The case Brandy V Human Rights and Equal Opportunity Commission challenges the constitutional validity of the scheme for the enforcement of Human Rights and Equal Opportunity Commission (HREOC) determination under the Racial Discrimination Act 1975 (Cth). The High Court of Australia had decided that since HREOC was not constituted as a court according to Chapter III of the Constitution, and therefore was not able to exercise judicial power of commonwealth and enforce any subsequent decisions.
The Constitution is divided into separate chapters dealing separately with the parliament, executive and the Judicature. The "pure" doctrine of separation of powers prescribes that the functions of the three arms of government be clearly and institutionally separated . It is important to note that Australia does not have a pure separation of power because we inherited the British Westminster tradition. For example, Chapter I legislative parliament and Chapter II executive are seemingly two independent arms of Constitution, but in practice, this distinction between the executive and legislature is blurred, such that the Commonwealth Ministers are simultaneously members of the executive and the legislature, as it is required by s 64 of the Commonwealth Constitution.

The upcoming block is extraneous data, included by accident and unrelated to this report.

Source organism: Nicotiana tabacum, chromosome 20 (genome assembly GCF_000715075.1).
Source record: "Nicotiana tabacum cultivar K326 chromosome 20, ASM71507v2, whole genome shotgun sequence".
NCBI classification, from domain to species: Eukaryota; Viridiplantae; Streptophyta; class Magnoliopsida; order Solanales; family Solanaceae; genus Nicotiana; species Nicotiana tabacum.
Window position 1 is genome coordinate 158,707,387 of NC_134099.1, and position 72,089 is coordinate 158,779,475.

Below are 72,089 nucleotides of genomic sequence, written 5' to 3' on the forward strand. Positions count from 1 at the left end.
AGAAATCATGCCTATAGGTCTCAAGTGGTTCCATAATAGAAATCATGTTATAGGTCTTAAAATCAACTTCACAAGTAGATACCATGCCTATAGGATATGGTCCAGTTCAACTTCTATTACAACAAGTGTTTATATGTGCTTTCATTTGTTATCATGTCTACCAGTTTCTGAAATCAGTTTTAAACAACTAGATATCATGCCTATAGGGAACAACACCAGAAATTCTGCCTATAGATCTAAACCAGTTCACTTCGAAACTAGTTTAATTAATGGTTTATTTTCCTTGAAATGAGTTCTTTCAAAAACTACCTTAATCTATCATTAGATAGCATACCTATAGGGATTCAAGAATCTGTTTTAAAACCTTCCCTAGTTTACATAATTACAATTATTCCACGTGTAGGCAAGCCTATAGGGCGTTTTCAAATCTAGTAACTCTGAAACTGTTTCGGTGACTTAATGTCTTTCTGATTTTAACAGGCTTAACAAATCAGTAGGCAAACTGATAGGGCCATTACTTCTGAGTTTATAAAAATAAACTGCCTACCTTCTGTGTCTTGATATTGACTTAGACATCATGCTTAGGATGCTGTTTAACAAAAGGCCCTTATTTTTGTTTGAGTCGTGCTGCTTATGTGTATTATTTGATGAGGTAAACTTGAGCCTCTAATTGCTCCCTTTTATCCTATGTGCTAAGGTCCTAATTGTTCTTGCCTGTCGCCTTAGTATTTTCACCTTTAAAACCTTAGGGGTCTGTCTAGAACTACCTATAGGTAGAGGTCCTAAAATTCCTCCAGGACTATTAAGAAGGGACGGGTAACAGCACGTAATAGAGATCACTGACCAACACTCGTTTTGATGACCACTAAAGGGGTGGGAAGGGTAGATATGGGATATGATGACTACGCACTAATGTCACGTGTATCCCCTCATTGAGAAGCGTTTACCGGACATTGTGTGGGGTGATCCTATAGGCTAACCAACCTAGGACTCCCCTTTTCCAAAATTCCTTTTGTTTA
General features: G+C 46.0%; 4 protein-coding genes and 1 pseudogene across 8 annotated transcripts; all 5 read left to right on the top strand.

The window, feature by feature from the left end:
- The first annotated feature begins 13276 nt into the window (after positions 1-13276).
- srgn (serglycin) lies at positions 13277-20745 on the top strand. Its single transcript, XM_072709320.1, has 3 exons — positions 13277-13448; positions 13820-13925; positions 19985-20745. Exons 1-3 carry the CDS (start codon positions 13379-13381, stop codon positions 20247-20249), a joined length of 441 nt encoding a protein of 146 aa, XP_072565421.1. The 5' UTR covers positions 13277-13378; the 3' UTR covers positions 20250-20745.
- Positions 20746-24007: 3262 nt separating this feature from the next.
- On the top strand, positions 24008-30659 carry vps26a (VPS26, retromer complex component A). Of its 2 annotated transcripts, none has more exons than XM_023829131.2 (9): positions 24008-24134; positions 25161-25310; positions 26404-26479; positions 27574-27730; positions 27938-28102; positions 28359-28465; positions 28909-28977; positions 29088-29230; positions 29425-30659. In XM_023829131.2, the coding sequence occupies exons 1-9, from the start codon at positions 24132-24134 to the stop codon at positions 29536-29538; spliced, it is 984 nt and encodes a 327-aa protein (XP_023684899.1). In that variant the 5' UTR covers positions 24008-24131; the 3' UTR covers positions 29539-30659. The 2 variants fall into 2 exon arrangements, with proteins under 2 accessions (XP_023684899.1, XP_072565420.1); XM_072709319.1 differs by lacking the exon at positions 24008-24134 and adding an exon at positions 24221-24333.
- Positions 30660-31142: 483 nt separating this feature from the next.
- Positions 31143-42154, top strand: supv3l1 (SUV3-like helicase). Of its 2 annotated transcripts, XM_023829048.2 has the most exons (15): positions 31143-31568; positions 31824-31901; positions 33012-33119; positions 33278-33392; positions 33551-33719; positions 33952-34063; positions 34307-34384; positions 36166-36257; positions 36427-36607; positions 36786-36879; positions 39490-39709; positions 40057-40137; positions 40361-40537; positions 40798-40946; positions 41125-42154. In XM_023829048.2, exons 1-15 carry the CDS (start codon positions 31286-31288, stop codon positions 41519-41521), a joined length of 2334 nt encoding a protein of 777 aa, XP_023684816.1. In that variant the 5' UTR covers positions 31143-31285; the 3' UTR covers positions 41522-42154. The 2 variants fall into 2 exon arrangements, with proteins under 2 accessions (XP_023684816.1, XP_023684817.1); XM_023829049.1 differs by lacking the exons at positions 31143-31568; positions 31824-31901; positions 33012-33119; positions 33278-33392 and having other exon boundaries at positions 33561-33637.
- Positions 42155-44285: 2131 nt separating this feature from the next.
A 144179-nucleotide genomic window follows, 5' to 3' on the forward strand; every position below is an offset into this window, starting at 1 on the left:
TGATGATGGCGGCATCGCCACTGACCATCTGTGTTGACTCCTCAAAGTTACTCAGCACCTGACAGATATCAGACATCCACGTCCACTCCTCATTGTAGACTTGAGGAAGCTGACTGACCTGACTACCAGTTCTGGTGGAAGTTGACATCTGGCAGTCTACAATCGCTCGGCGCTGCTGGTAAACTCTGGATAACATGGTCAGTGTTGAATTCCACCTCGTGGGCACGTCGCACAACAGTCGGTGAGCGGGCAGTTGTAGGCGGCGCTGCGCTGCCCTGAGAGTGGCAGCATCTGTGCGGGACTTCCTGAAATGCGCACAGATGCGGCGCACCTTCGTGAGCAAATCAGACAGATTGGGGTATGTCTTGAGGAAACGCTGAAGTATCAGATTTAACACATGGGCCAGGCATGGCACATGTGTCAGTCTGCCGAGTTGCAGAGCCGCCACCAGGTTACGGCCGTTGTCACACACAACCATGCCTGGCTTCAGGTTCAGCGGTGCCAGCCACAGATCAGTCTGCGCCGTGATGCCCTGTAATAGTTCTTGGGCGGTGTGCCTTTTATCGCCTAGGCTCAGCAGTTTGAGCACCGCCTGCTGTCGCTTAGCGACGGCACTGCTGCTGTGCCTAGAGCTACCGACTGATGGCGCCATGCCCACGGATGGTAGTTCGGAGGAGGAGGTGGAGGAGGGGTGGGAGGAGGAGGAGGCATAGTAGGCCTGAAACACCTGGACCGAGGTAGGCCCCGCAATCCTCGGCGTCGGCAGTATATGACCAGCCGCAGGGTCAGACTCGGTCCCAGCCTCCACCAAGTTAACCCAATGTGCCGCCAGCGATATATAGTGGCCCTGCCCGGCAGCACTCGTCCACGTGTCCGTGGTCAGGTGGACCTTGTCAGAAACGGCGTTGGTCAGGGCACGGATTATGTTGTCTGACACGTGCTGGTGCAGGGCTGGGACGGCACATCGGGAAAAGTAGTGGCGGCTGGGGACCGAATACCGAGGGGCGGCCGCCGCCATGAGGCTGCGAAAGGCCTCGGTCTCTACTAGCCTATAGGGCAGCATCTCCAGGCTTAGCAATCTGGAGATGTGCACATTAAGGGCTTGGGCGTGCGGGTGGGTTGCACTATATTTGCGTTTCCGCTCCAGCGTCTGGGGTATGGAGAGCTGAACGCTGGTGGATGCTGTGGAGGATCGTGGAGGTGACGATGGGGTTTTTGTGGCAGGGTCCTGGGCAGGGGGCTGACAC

However, there is a rigid separation of power in Judicature as described by Chapter III of the Constitution, this characteristic is evident in Brandy V HREOC. The decision made by High Court invalidated the enforcement mechanism for decisions of HREOC on the grounds that it infringed the doctrine of separation of powers. This is also evident in the Boilermaker's case3 whereby the High Court argued the relevant legislation was impermissible under the separation of judicial power principle.
The High Court determines the Constitutional issue as the judges seeks to define "judicial power". Though the nature and scope of federal judicial power was not exhaustively defined, but High Court concluded only...